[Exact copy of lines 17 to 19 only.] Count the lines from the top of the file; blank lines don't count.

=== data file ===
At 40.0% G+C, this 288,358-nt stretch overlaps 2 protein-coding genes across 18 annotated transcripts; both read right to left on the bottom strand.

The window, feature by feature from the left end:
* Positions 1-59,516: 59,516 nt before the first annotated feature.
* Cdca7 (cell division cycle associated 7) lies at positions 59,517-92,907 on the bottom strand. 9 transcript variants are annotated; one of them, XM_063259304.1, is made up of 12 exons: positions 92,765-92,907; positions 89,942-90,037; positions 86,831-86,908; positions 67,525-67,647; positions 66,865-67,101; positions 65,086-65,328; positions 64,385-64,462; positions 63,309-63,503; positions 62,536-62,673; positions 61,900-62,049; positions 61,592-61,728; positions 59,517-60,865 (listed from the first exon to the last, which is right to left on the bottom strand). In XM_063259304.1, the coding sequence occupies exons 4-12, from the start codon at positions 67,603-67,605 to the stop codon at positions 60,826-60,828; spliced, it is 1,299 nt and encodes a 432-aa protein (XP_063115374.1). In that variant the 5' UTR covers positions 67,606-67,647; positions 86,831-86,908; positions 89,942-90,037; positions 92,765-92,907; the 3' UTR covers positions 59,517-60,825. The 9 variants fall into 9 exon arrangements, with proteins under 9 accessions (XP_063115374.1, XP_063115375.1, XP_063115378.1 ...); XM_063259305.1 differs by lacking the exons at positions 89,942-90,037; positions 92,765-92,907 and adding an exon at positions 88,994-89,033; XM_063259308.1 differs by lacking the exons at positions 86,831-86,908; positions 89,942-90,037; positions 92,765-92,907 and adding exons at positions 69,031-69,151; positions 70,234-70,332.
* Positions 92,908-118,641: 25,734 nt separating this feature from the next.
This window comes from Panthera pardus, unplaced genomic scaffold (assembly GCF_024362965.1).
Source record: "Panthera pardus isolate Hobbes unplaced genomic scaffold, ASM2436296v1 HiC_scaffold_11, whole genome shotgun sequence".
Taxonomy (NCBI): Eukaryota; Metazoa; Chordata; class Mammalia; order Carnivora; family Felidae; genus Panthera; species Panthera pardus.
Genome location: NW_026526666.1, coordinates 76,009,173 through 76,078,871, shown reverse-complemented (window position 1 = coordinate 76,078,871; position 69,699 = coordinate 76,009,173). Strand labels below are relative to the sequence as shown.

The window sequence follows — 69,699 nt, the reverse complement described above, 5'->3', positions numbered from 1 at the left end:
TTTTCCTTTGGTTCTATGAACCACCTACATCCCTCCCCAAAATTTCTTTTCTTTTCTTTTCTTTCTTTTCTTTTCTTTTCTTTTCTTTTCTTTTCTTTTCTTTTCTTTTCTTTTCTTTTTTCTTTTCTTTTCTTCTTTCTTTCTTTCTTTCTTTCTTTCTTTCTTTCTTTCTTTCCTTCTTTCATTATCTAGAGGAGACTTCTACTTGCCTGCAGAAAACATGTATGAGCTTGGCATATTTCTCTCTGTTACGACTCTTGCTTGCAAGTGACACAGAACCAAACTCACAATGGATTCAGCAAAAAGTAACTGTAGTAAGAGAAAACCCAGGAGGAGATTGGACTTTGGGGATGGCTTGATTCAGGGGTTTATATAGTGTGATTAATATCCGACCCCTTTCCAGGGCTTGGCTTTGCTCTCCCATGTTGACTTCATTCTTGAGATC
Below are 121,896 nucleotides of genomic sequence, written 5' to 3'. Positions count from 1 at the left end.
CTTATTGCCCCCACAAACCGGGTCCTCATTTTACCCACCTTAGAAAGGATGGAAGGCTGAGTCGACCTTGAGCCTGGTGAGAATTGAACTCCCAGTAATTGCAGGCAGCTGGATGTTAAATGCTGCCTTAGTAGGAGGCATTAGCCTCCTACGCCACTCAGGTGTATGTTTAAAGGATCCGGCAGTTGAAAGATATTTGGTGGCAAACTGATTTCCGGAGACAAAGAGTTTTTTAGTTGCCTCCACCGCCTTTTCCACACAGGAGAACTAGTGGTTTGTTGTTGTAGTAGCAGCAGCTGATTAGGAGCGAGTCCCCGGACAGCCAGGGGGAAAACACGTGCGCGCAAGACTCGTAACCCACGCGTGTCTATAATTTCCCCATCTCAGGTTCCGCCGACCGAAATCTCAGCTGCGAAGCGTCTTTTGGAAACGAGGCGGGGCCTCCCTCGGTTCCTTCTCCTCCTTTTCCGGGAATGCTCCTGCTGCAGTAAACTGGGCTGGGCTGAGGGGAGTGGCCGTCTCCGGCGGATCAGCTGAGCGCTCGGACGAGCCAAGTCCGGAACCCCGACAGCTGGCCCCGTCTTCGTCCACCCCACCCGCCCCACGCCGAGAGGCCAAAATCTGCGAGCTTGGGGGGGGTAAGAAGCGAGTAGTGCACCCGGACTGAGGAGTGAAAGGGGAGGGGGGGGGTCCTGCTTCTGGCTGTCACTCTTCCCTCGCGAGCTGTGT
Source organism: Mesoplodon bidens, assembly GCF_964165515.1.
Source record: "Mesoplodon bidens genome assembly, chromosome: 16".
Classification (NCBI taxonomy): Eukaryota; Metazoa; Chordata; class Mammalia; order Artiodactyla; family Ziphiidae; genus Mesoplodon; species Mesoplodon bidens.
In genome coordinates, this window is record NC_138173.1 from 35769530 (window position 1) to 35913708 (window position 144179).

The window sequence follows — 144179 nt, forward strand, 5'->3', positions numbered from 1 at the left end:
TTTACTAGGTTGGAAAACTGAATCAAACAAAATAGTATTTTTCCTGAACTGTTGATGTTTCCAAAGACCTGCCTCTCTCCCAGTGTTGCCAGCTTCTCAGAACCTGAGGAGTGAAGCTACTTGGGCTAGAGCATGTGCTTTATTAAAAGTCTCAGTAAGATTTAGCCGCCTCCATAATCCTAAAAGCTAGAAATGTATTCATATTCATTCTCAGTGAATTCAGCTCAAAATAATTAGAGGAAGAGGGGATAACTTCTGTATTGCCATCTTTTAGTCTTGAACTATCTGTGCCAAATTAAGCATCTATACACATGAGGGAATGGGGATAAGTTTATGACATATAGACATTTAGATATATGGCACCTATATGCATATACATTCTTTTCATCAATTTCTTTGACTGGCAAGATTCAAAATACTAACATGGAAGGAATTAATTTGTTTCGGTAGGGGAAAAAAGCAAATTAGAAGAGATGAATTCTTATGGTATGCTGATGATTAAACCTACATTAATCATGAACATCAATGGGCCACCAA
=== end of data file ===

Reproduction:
In genome coordinates, this window is record NC_138173.1 from 35769530 (window position 1) to 35913708 (window position 144179).

The window sequence follows — 144179 nt, forward strand, 5'->3', positions numbered from 1 at the left end:
TTTACTAGGTTGGAAAACTGAATCAAACAAAATAGTATTTTTCCTGAACTGTTGATGTTTCCAAAGACCTGCCTCTCTCCCAGTGTTGCCAGCTTCTCAGAACCTGAGGAGTGAAGCTACTTGGGCTAGAGCATGTGCTTTATTAAAAGTCTCAGTAAGATTTAGCCGCCTCCATAATCCTAAAAGCTAGAAATGTATTCATATTCATTCTCAGTGAATTCAGCTCAAAATAATTAGAGGAAGAGGGGATAACTTCTGTATTGCCATCTTTTAGTCTTGAACTATCTGTGCCAAATTAAGCATCTATACACATGAGGGAATGGGGATAAGTTTATGACATATAGACATTTAGATATATGGCACCTATATGCATATACATTCTTTTCATCAATTTCTTTGACTGGCAAGATTCAAAATACTAACATGGAAGGAATTAATTTGTTTCGGTAGGGGAAAAAAGCAAATTAGAAGAGATGAATTCTTATGGTATGCTGATGATTAAACCTACATTAATCATGAACATCAATGGGCCACCAA